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Dominic Sico; Janet M. Rausse; Lionel Fuentes, Sr. and Raquel Fuentes v. Park Terrace

January 17, 2012

DOMINIC SICO; JANET M. RAUSSE; LIONEL FUENTES, SR. AND RAQUEL FUENTES; ENIDA LLAGAMI AND YLLI KOCLI; AND HUMBERTO ORTEGA, PLAINTIFFS-APPELLANTS,
v.
PARK TERRACE, LLC AND WEST NEW YORK ZONING BOARD OF ADJUSTMENT, DEFENDANTS-RESPONDENTS.



On appeal from the Superior Court of New Jersey, Law Division, Hudson County, Docket No. L-3947-10.

Per curiam.

NOT FOR PUBLICATION WITHOUT THE APPROVAL OF THE APPELLATE DIVISION

Argued December 7, 2011

Before Judges Fuentes, Harris, and Koblitz.

This is an action in lieu of prerogative writs involving four (d)-series variances*fn1 for a twenty-two-story mixed use development in the Town of West New York. Plaintiffs appeal the Law Division's February 7, 2011 ruling by written opinion*fn2 affirming defendant West New York Zoning Board of Adjustment's (the Board) approval of defendant Park Terrace, LLC's (Park Terrace) application for use, floor area ratio, density, and height variances pursuant to the New Jersey Municipal Land Use Law (MLUL), N.J.S.A. 40:55D-1 to -163. We reverse.

I.

Park Terrace is the owner of the subject property: five vacant lots consisting of approximately 37,757 square feet currently being used by nearby apartment dwellers for the non-permitted use of a surface parking lot. The land is located on Park Avenue in West New York's Medium-Density Residential zone

(R-M Zone).*fn3 Permitted uses in the zoning district include apartment developments, which range from garden apartment complexes (not exceeding two stories) to elevator apartment buildings (not exceeding twelve stories). Professional offices and parking for residents of the premises are accessory uses. Neither commercial offices nor public parking are permitted as a principal use in the R-M Zone.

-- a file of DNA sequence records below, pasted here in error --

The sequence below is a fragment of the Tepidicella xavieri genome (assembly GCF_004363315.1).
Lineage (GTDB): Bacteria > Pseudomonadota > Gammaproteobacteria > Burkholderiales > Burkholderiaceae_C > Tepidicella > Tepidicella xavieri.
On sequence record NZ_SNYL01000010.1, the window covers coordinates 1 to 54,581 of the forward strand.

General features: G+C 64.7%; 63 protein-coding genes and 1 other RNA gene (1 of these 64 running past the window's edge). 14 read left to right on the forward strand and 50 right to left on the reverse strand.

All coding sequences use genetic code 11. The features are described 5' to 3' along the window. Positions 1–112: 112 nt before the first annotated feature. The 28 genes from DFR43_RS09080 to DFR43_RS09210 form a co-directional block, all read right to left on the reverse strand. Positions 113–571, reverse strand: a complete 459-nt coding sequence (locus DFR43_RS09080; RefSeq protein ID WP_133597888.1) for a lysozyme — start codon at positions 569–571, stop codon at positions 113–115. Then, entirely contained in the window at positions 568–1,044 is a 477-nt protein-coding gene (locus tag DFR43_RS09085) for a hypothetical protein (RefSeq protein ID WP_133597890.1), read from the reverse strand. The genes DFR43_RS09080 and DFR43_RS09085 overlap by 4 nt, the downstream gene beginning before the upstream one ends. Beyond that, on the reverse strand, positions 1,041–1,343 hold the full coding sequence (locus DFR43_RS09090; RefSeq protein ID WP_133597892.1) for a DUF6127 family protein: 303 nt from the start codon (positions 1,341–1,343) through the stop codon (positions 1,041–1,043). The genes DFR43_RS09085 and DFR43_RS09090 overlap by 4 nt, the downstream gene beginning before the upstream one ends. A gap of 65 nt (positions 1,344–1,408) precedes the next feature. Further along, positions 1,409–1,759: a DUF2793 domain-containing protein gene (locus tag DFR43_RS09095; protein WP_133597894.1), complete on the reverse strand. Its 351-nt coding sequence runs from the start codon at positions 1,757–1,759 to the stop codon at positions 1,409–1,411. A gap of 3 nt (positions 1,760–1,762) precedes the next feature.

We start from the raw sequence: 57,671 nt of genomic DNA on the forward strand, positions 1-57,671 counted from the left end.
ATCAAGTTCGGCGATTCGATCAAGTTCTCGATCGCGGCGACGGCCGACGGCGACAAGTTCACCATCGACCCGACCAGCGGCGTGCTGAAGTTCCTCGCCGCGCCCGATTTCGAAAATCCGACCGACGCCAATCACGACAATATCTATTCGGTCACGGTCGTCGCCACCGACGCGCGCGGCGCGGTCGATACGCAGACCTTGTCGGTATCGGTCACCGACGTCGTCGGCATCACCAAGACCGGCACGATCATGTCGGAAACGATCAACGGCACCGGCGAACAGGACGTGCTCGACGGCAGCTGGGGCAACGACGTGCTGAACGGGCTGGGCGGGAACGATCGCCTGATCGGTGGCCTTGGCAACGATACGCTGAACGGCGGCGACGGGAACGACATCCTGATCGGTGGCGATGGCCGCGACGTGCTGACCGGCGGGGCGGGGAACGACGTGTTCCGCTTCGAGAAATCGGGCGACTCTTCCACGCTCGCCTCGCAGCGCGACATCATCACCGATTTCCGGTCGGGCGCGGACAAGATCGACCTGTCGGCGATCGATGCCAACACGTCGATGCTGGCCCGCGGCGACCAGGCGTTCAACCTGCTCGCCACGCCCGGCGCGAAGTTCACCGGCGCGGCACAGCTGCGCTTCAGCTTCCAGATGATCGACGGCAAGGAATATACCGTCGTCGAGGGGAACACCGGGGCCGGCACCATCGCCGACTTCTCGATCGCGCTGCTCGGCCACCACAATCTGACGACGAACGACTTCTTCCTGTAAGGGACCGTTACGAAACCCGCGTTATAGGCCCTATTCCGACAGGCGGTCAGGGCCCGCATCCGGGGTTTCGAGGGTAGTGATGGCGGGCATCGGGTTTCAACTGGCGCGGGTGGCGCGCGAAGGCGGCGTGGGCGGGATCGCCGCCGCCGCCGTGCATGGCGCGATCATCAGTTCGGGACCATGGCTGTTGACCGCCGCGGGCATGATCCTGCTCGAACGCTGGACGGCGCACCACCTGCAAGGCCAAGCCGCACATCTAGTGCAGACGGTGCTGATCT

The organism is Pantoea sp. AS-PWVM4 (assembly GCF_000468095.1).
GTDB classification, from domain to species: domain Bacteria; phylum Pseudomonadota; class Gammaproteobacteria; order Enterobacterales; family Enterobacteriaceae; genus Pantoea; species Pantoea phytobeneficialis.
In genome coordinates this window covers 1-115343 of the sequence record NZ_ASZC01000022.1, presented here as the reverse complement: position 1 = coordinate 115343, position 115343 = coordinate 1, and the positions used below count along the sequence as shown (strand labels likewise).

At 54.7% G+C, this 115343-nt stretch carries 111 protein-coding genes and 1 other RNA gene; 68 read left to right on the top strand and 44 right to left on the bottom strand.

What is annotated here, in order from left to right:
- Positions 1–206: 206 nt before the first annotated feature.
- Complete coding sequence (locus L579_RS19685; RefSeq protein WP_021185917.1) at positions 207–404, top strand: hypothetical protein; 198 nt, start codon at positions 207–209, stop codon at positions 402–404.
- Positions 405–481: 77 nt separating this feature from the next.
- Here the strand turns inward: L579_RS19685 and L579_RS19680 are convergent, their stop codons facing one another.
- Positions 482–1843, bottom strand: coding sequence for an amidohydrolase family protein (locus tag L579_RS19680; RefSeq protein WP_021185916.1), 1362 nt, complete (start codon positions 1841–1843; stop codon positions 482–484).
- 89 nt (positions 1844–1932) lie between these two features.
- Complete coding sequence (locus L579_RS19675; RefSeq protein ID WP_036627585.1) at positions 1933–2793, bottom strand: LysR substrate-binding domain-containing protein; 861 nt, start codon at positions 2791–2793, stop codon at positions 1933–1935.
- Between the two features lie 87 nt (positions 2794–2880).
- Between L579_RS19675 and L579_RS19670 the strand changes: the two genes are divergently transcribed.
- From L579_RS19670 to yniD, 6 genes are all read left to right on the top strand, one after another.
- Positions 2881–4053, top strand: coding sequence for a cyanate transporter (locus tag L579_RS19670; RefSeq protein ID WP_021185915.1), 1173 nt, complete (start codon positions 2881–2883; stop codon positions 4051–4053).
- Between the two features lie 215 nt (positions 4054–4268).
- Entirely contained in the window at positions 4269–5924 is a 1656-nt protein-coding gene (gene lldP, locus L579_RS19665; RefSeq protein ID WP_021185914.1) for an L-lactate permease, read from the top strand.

Park Terrace submitted a multi-variance development application to the Board in connection with its proposed twenty-two-story (220 feet) structure, consisting of 243 residential apartments,*fn4 6,770 square feet of commercial office space, and an attached six-story parking garage. The state-of-the-art parking garage was planned to contain 446 off-street parking spaces, to serve not just the residents living at the premises but also the general public.

Between November 2009 and April 2010, five public hearings were held to address Park Terrace's application. The Board approved the application, including all necessary variances, exceptions, and waivers. It memorialized its determination by a written resolution in June 2010.

Several (d)-series variances were needed because significant attributes of the development departed from the zoning ordinance. The commercial office space and public parking were not permitted uses in the R-M Zone. See N.J.S.A. 40:55D-70(d)(1). A floor area ratio (FAR) variance was sought because the development's FAR was 8.1:1 but the zoning ordinance only permitted an FAR of 3:1 for an elevator apartment building. See N.J.S.A. 40:55D-70(d)(4). A density variance was required because the structure proposed 280.35 dwelling units per acre, which was more than three times the maximum of eighty dwelling units per acre permitted by the zoning ordinance. See N.J.S.A. 40:55D-70(d)(5). Lastly, a height variance was unavoidable because the zoning ordinance limited elevator apartment buildings to twelve stories (135 feet). See N.J.S.A. 40:55D-70(d)(6).